- 2006. Danny Balete collected a previously undescribed species of Rafflesia in 1991 in the Bicol Region of southern Luzon. The collection was not recognized as a new species until further field work confirmed that this taxon was different than R. manillana. Several new populations have also been seen in the Camarines Sur Province (Mount Isarog and Mount Iriga)] in the vicinity of Buhi and Iriga City. This was named R. baletei by Barcelona, Cajano, and Hadsall (2006. Kew Bulletin 61: 231-237). The names R. irigaense or R. irigaenses are invalid and refers to the same taxon.
- 2007. In 1994 Pascal Lays rediscovered buds of R. schadenbergiana in South Cotabato. His paper reporting this result has only recently been published. In 2007, Dr. Julie Barcelona visited yet another population of this rare species in Bukidnon. An account of this discovery was published the following year (2008. Flora Malesiana Bulletin, 14: 162-165; see also Parasitic Plant Connection).
- 2007. Mount Banahaw in Luzon, a popular destination for mountaineering and religious groups seemed, until recently, an unlikely spot to find a new species of Rafflesia. But such was the case. Ironically, two papers have been published naming this Rafflesia as a new species. Apparently the first one was by Madulid et al. (2006, Philippine Scientist 43: 43–51 - but only available July 2007) and the second by Barcelona et al. (2007, Blumea 52: 345–350). At this point, it seemed that the correct name was R. banahawensis, not R. banahaw. But more investigation by Julie Barcelona showed that this species was first named by Blanco in his Flora de Filipinas (1845). Thus, the correct name for this species is Rafflesia philippensis Blanco.
- 2007. A description of the Rafflesia from Mount Makiling on Luzon was published as a new species, R. panchoana by D. A. Madulid and coauthors (2007, Acta Manilana 55: 43-47 - but available only in 2008). Comparison to other populations of R. manillana by Dr. Barcelona and coauthors  lead them to conclude that this population is R. manillana.
- 2008. In the remote sitio Kinapawan in the coastal town of Lal-lo in Cagayan Valley, a Rafflesia was made known to Filipino botanists. Working with CAVAPPED, CI, and DENR staff, Julie Barcelona traveled to the site and collected the type of this Rafflesia. R. leonardi is similar to R. manillana (of Samar and Luzon) and R. lobata of Panay by the wide diaphragm aperture and flowers that grow on the roots and aerial portion of the vine. It is, however, different in its larger size (to 34 cm), central disk that is nearly smooth or with markedly reduced processes, and the absence of white blotches/windows inside the floral tube. It was determined that this was a new species and was named in honor of Leonardo Co who is an expert on the Cagayan flora (2008. Blumea 53: 223-228). It is the 5th Rafflesia found on Luzon and the 8th from the Philippines. Popular articles describing this discovery can be found in the following references.
- 2009. The ninth species of Rafflesia from the Philippines, R. aurantia, was described in Barcelona et al. (Gardens' Bulletin Singapore 61 (1): 17-27). This species superficially resembles R. tengku-adlinii of northern Borneo but differs in a number of features such as ramenta, disk processes and anther number. The population occurs in the Quirino Protected Landscape, Quirino Province, Luzon. An excellent summary of our current state of knowledge on Philippine Rafflesia can be found in Barcelona et al. (2009).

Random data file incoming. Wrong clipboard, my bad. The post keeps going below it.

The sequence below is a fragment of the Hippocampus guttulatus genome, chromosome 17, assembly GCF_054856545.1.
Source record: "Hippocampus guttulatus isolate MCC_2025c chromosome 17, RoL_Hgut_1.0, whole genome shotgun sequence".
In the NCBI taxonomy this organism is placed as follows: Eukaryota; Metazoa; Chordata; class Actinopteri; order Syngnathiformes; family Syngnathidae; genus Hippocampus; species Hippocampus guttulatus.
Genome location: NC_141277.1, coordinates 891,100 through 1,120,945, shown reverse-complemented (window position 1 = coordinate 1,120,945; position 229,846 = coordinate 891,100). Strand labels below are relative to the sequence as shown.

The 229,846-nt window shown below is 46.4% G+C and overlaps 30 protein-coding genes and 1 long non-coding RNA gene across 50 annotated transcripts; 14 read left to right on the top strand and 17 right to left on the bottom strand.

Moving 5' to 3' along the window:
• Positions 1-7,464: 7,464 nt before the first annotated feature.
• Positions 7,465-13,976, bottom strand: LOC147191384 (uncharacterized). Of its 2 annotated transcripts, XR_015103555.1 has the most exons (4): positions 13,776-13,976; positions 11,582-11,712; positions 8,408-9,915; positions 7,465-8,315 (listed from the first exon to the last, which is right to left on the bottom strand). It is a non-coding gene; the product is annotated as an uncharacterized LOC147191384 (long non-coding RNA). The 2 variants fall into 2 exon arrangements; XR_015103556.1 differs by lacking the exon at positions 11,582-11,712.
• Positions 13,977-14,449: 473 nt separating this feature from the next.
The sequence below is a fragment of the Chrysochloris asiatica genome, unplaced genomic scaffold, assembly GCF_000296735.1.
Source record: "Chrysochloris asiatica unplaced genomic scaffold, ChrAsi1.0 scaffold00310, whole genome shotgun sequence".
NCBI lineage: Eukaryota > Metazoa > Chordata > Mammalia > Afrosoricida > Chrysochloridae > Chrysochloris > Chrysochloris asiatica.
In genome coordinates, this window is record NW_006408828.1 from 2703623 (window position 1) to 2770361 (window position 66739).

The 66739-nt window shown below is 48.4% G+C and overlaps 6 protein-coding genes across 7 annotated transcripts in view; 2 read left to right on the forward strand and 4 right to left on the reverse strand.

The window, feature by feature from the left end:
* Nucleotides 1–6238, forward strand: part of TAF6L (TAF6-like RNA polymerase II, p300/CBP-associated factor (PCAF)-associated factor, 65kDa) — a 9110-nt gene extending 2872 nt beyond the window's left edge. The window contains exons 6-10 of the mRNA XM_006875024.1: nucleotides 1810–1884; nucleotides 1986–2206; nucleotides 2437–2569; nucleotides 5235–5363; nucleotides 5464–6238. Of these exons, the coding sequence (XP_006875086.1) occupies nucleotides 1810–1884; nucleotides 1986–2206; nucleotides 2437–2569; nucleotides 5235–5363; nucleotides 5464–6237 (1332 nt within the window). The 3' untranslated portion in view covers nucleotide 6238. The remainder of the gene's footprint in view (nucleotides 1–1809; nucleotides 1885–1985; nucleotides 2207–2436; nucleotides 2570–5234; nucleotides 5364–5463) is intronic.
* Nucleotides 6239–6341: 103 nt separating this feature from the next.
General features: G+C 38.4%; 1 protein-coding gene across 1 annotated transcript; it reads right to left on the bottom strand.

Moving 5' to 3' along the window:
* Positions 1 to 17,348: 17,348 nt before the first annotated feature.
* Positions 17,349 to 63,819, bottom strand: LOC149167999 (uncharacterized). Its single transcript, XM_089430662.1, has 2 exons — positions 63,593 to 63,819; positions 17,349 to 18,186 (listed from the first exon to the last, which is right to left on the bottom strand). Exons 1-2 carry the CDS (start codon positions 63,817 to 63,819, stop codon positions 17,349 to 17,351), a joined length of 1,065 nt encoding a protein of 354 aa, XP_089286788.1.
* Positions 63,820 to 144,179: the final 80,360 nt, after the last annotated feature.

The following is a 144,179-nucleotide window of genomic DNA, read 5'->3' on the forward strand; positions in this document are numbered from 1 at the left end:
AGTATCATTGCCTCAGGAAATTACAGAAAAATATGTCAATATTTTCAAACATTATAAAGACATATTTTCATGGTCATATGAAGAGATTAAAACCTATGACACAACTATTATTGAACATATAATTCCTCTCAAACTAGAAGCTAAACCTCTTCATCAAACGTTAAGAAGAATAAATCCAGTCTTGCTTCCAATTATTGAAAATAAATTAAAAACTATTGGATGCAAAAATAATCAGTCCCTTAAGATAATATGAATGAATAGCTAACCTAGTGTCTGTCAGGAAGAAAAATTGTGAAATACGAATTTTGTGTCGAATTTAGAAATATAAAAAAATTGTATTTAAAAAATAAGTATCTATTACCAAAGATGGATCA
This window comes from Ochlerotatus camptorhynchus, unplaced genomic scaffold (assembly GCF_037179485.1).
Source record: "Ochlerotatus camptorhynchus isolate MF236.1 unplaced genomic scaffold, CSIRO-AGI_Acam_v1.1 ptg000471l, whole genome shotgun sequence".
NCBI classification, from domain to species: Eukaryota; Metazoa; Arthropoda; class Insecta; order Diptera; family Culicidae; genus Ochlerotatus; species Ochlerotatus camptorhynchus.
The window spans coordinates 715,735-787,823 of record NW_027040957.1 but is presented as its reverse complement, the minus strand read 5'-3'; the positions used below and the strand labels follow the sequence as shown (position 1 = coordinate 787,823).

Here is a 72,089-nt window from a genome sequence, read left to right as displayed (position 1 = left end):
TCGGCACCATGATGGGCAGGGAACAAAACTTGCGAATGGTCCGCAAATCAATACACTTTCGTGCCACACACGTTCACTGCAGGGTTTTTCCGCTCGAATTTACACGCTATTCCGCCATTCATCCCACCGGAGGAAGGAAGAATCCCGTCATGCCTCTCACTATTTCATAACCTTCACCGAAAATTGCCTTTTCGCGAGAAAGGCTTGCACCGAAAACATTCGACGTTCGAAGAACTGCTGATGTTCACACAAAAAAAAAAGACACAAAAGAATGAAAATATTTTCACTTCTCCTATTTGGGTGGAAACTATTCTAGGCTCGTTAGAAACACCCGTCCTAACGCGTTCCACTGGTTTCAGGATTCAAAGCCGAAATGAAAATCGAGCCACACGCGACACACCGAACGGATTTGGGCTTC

- 2010. The tenth species of Rafflesia found in the Philippines, R. banaoana, was discovered by Pastor Malabrigo, Jr. of the University of the Philippines Los Baños in the Balbalasang-Balbalan National Park in Kalinga, Luzon. The species is named in honor of the Banao, a tribe which performs traditional forest management and protection in the area where the new species was found. R. banaoana was found at an elevation of 1,361 meters above sea level, the highest for any species of Rafflesia found in the Philippines.
- ^ Barkman, T. J.; S.-H. Lim, K. Mat Salleh, J. Nais (January 20, 2004). "Mitochondrial DNA sequences reveal the photosynthetic relatives of Rafflesia, the world's largest flower". PNAS 101 (3): 787–792. doi:10.1073/pnas.0305562101. PMC 321759. PMID 14715901.
- ^ Nickrent, D. L.; A. Blarer, Y.-L. Qiu, R. Vidal-Russell, F. E. Anderson. (October 20, 2004). "Phylogenetic inference in Rafflesiales: the influence of rate heterogeneity and horizontal gene transfer". BMC Evolutionary Biology 4: 40 (1): 40. doi:10.1186/1471-2148-4-40. PMC 528834. PMID 15496229.
- ^ Davis, C. C.; M. Latvis, D. L. Nickrent, K. J. Wurdack, D. A. Baum (January 11, 2007). "Floral gigantism in Rafflesiaceae". Science doi = 10.1126/science.1135260 (5820): 1812. doi:10.1126/science.1135260. PMID 17218493.
- ^ Haribon Foundation, Raffesia mira: yet another reason to be proud of the Philippines!
- ^ Barcelona, J. F.; P. B Pelser, D. S. Balete, and L. L. Co. (October 2009). "Taxonomy, ecology, and conservation status of Philippine Rafflesia (Rafflesiaceae)". Blumea 54: 77-94: 17. doi:10.3767/000651909X474122.
- ^ New flower species found in Cagayan
- ^ Rare flower species found only in northern Philippines
- ^ Gatumbato, Errol A. (2010-05-31). "Another Rafflesia species found". Visayan Daily Star. pp. 6.
- Creative Common (CC-BY-SA)